Lacking indoor gardening gene

I’ve been known as a plant-killer—a reputation that has spanned a good many years and one that is fairly well-earned.
A shortcoming, if you prefer, and one that I share with my mother.
Her plants always looked a tad beaten, neglected, misfortunate. Her life was busy; perhaps I will use that excuse—I mean reason.
As a result of my inability to remember to water my houseplants, I quit acquiring them. But still I admire plants. I imagine green life up on my shelves and hanging down from my cupboard tops, waving at me in a friendly manner.
“Hello,” they’d say if they could. “We’re watching over things.”
Ancient cultures recognized the beauty of houseplants, and their positive influence on both the aesthetic and psychological climate of the home. Plant hunters, of which Charles Darwin was one, went out in search of new exotic plants so that the affluent could outshine one another.
Dr. Nathaniel Ward, in 1833, developed a glass container, later called a terrarium, to transport delicate plants that required temperature control. Thus began the very lucrative business of selling indoor beauty and the challenge, for people like me, to keep up—to keep the living foliage in our homes, well, living.
Though I may blame my lack of a green thumb on my genetics, my sister does not share the same limitations and her story is a much different one. Sherry’s house is bursting with plants (well, maybe not bursting but certainly her house sports an abundance of houseplants).
She, it turns out, is careful to remember to water and not to over water; and when to trim and when to fertilize, and whether full sun or partial sun or no sun at all.
The plants on her tables and hanging from the ceiling, and filling up an entire corner, aren’t just any old plants, either. These plants have a story; every single one means something to her and has a long history of cheering up the homes of Sherry’s friends and family.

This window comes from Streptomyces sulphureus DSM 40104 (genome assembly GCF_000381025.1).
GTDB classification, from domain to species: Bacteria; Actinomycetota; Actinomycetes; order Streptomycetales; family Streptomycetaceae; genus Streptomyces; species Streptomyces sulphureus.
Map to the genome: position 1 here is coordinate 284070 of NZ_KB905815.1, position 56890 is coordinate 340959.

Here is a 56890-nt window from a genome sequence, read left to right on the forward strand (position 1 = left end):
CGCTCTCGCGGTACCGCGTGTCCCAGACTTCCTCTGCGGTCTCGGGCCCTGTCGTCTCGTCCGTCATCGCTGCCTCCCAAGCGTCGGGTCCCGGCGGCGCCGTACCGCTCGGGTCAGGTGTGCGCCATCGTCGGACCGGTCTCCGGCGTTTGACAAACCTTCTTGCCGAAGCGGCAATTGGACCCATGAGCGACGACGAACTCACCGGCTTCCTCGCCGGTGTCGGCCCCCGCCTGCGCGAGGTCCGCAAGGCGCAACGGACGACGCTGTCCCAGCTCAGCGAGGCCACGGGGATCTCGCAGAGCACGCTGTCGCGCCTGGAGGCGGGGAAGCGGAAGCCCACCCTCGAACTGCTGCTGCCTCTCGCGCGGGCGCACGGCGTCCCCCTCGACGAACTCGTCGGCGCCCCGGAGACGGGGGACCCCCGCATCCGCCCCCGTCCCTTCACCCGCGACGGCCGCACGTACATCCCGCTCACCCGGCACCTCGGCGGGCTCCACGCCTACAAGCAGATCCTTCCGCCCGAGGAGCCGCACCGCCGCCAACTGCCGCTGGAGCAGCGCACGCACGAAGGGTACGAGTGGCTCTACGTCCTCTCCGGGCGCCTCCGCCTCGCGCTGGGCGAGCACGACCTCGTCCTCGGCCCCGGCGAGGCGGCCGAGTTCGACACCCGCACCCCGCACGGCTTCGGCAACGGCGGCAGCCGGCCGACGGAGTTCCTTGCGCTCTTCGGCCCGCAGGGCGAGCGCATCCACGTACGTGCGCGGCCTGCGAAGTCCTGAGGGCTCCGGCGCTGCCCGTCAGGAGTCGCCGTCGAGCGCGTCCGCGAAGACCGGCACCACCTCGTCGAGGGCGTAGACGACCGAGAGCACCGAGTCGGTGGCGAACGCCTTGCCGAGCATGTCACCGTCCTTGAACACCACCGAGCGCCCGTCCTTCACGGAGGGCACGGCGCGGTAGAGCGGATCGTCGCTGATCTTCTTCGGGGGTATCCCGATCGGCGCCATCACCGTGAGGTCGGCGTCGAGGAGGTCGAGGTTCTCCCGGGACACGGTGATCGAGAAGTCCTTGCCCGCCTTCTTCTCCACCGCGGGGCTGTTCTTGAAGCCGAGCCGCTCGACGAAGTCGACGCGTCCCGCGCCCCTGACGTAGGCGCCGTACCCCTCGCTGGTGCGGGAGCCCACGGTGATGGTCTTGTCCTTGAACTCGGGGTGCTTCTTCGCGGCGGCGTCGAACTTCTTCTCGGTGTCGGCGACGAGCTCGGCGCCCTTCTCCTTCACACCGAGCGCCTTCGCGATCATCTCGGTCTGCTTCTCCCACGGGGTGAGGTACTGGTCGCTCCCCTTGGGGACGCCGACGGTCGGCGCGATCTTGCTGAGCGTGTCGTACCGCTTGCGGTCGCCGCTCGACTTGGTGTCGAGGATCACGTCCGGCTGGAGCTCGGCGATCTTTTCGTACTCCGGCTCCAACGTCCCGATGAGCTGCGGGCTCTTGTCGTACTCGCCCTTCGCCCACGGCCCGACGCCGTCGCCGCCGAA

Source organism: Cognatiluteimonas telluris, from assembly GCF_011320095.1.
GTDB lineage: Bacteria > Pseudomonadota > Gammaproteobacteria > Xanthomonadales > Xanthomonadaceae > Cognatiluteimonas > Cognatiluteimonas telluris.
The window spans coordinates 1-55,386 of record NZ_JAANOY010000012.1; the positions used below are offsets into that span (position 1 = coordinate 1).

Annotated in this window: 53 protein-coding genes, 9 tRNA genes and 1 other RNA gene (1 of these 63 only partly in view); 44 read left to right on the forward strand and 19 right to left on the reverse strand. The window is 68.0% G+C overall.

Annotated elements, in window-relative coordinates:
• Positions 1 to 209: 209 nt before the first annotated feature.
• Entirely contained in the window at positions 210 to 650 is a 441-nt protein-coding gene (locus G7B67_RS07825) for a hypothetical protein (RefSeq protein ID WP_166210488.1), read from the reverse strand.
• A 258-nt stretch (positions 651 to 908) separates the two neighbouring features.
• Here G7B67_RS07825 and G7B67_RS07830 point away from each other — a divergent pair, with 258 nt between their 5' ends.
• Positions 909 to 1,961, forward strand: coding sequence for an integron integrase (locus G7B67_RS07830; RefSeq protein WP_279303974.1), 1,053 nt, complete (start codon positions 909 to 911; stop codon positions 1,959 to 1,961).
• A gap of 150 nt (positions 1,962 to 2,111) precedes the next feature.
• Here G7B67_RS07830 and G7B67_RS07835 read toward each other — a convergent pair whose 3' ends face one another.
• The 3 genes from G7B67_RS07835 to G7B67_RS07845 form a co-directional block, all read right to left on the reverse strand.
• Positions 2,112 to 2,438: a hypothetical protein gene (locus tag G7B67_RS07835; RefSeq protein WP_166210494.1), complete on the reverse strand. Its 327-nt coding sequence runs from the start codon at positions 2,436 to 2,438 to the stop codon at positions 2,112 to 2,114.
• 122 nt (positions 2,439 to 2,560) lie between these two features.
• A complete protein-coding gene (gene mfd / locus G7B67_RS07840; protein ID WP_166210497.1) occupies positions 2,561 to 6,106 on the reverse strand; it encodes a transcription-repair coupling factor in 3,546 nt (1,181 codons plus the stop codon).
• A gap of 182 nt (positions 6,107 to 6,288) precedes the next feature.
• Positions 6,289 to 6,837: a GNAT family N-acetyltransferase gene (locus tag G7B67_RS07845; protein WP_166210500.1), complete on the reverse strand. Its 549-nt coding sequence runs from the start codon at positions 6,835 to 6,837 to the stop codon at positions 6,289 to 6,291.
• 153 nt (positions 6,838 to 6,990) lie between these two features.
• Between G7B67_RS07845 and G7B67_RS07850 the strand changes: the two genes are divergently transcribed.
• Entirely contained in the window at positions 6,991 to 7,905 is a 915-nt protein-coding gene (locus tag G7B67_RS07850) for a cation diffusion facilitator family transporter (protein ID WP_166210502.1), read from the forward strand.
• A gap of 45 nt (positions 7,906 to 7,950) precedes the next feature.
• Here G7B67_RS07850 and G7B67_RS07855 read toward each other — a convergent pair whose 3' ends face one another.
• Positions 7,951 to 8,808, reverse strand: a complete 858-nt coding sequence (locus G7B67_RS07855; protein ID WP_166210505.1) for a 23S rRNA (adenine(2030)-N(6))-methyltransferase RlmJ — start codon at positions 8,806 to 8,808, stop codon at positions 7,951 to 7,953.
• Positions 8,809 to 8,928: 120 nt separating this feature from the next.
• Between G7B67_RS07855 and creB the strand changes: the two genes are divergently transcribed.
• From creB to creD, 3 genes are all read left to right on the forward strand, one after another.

Sherry has a weeping fig tree that has been in her home for 20 years and at times has threatened to take over the entire space. It has pruned itself on occasion when a limb has torn free or when knocked around by moving, but still it flourishes.
She also has a Christmas cactus that belonged to our mother’s eldest sister. This cactus has flowered and delighted those with plant envy for more than 20 years in Sherry’s home and just as many in Aunt Mary’s home.
She has spider plants from a neighbour’s home before the neighbour had to move into a nursing home, and a variety of plants from our late cousin whom we both adored.
None of Sherry’s plants came from gardening centres or grocery stores, but came to her by way of a gesture—a gathering up of memories and a legacy of love that she has respected and nurtured.
It is a lovely notion, this honouring of the houseplants that belonged to others. The gesture keeps those folks with us, sharing our space long after they have departed.
Sherry truly loves her plants, speaks to them, discusses their needs and, as a result, they bloom and grow with tremendous vigour.
I must try harder to become a competent plant caretaker. Perhaps if I wrote a note to myself and placed it on the refrigerator, or on the back of my hand or my forehead, so that I would remember to pause and check the soil and have a chat with them and encourage them and remind them of how special they are.
I think I’ll give it a go. I’ll try again.